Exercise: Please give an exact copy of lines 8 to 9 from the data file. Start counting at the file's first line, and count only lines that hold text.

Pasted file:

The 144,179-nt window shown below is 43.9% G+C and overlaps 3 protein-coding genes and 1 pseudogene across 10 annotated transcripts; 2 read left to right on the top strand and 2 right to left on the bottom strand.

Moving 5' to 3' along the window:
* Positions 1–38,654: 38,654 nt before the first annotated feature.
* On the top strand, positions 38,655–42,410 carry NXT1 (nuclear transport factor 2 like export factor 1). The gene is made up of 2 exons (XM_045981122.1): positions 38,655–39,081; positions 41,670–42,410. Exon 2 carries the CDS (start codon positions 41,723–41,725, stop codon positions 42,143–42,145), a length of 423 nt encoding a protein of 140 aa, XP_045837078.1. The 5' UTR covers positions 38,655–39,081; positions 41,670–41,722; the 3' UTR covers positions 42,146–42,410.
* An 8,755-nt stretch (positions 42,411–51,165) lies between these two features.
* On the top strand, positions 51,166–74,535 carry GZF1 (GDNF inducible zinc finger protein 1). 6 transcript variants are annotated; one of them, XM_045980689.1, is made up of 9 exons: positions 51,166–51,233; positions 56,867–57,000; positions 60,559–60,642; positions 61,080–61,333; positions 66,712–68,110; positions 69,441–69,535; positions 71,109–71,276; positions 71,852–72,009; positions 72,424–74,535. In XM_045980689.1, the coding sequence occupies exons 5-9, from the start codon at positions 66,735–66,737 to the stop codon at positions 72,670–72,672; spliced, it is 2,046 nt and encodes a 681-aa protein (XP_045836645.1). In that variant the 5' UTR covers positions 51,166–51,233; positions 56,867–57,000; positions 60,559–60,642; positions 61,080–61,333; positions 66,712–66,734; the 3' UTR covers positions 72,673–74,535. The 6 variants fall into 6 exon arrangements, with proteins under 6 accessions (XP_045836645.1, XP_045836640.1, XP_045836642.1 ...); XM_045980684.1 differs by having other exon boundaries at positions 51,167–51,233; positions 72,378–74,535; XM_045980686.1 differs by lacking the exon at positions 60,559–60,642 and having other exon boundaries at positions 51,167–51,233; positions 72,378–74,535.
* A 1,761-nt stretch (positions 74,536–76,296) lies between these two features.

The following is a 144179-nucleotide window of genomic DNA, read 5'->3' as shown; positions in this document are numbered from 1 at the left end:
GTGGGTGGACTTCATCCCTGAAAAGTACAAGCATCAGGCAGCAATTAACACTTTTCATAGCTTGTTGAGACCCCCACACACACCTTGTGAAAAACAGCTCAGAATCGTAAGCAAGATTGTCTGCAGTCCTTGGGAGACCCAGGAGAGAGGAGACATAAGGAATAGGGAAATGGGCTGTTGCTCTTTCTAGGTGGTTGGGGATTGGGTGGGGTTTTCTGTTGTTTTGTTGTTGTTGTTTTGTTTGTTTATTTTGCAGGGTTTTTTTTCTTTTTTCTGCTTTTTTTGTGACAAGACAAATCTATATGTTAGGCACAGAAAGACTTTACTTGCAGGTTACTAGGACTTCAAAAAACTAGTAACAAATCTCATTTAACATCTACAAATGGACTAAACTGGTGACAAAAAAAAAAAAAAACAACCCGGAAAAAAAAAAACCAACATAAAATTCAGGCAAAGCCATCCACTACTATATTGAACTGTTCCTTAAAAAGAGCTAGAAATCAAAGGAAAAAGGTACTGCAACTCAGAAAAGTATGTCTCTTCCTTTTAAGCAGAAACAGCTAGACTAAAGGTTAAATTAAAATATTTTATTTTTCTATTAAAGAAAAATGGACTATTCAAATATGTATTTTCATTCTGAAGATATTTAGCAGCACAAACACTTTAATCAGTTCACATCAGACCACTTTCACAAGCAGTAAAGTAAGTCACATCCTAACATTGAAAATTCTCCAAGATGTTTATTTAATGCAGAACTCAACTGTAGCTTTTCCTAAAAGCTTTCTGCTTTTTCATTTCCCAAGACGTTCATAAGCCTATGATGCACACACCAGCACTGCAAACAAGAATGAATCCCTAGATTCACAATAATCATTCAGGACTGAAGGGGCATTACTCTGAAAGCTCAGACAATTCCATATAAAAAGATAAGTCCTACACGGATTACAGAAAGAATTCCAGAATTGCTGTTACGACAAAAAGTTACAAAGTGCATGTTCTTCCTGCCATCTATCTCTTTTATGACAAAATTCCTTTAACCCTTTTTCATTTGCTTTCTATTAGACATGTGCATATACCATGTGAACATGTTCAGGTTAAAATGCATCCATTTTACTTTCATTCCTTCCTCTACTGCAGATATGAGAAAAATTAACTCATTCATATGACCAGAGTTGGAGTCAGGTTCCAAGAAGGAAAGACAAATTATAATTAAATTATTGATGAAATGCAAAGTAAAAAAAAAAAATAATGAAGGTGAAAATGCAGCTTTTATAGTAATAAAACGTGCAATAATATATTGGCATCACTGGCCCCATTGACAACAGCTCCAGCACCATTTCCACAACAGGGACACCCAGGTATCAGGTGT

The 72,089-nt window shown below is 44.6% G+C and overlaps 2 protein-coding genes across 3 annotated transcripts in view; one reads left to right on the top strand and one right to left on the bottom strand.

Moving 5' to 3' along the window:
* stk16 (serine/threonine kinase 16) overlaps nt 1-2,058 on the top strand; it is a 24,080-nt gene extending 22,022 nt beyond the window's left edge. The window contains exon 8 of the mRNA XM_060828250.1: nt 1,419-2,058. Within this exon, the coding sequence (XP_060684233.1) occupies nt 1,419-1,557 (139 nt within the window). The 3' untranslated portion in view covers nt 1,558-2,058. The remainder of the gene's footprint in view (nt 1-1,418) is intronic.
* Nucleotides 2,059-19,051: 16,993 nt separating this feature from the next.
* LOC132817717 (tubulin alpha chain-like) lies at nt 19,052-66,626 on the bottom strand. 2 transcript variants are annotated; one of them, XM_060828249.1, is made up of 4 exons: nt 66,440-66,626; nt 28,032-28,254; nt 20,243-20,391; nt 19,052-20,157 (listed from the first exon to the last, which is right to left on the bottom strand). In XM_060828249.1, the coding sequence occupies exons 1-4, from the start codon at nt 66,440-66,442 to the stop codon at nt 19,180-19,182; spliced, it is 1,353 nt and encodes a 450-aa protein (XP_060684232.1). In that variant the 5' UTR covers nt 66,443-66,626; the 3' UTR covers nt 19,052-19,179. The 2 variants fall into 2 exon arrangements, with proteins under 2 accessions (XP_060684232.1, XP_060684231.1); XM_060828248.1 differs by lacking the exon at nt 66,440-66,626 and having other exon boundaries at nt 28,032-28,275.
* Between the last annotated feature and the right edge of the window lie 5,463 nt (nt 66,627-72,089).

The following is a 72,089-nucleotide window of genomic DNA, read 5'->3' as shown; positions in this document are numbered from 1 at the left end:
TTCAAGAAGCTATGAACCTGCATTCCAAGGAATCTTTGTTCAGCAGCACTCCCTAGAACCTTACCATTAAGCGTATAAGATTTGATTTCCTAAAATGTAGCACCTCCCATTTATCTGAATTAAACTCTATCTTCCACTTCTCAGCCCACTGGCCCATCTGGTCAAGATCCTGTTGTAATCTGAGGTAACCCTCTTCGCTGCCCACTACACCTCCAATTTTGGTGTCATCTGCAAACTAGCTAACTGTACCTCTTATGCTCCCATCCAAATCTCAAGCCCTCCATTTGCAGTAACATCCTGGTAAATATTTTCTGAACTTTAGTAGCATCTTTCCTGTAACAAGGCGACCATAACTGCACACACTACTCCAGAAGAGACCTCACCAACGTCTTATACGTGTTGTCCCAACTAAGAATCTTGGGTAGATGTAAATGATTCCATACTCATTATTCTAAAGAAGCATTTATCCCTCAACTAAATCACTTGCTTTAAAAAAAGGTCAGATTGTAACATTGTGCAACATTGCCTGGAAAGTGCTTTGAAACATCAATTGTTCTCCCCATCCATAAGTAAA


The following is a 144179-nucleotide window of genomic DNA, read 5'->3' as shown; positions in this document are numbered from 1 at the left end:
GTGGGTGGACTTCATCCCTGAAAAGTACAAGCATCAGGCAGCAATTAACACTTTTCATAGCTTGTTGAGACCCCCACACACACCTTGTGAAAAACAGCTCAGAATCGTAAGCAAGATTGTCTGCAGTCCTTGGGAGACCCAGGAGAGAGGAGACATAAGGAATAGGGAAATGGGCTGTTGCTCTTTCTAGGTGGTTGGGGATTGGGTGGGGTTTTCTGTTGTTTTGTTGTTGTTGTTTTGTTTGTTTATTTTGCAGGGTTTTTTTTCTTTTTTCTGCTTTTTTTGTGACAAGACAAATCTATATGTTAGGCACAGAAAGACTTTACTTGCAGGTTACTAGGACTTCAAAAAACTAGTAACAAATCTCATTTAACATCTACAAATGGACTAAACTGGTGACAAAAAAAAAAAAAAACAACCCGGAAAAAAAAAAACCAACATAAAATTCAGGCAAAGCCATCCACTACTATATTGAACTGTTCCTTAAAAAGAGCTAGAAATCAAAGGAAAAAGGTACTGCAACTCAGAAAAGTATGTCTCTTCCTTTTAAGCAGAAACAGCTAGACTAAAGGTTAAATTAAAATATTTTATTTTTCTATTAAAGAAAAATGGACTATTCAAATATGTATTTTCATTCTGAAGATATTTAGCAGCACAAACACTTTAATCAGTTCACATCAGACCACTTTCACAAGCAGTAAAGTAAGTCACATCCTAACATTGAAAATTCTCCAAGATGTTTATTTAATGCAGAACTCAACTGTAGCTTTTCCTAAAAGCTTTCTGCTTTTTCATTTCCCAAGACGTTCATAAGCCTATGATGCACACACCAGCACTGCAAACAAGAATGAATCCCTAGATTCACAATAATCATTCAGGACTGAAGGGGCATTACTCTGAAAGCTCAGACAATTCCATATAAAAAGATAAGTCCTACACGGATTACAGAAAGAATTCCAGAATTGCTGTTACGACAAAAAGTTACAAAGTGCATGTTCTTCCTGCCATCTATCTCTTTTATGACAAAATTCCTTTAACCCTTTTTCATTTGCTTTCTATTAGACATGTGCATATACCATGTGAACATGTTCAGGTTAAAATGCATCCATTTTACTTTCATTCCTTCCTCTACTGCAGATATGAGAAAAATTAACTCATTCATATGACCAGAGTTGGAGTCAGGTTCCAAGAAGGAAAGACAAATTATAATTAAATTATTGATGAAATGCAAAGTAAAAAAAAAAAATAATGAAGGTGAAAATGCAGCTTTTATAGTAATAAAACGTGCAATAATATATTGGCATCACTGGCCCCATTGACAACAGCTCCAGCACCATTTCCACAACAGGGACACCCAGGTATCAGGTGT